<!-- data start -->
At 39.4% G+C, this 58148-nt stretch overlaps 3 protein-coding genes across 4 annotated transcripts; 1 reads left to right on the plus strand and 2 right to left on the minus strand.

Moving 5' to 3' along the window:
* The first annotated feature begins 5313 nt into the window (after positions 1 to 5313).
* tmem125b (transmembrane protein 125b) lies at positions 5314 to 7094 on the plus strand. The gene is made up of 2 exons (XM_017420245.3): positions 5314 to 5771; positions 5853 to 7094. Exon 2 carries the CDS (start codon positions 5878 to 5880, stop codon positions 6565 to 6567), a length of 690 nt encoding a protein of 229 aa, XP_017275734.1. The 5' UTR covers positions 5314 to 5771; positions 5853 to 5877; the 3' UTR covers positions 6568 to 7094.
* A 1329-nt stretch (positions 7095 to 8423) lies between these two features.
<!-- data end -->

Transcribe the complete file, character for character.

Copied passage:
At 39.4% G+C, this 58148-nt stretch overlaps 3 protein-coding genes across 4 annotated transcripts; 1 reads left to right on the plus strand and 2 right to left on the minus strand.

Moving 5' to 3' along the window:
* The first annotated feature begins 5313 nt into the window (after positions 1 to 5313).
* tmem125b (transmembrane protein 125b) lies at positions 5314 to 7094 on the plus strand. The gene is made up of 2 exons (XM_017420245.3): positions 5314 to 5771; positions 5853 to 7094. Exon 2 carries the CDS (start codon positions 5878 to 5880, stop codon positions 6565 to 6567), a length of 690 nt encoding a protein of 229 aa, XP_017275734.1. The 5' UTR covers positions 5314 to 5771; positions 5853 to 5877; the 3' UTR covers positions 6568 to 7094.
* A 1329-nt stretch (positions 7095 to 8423) lies between these two features.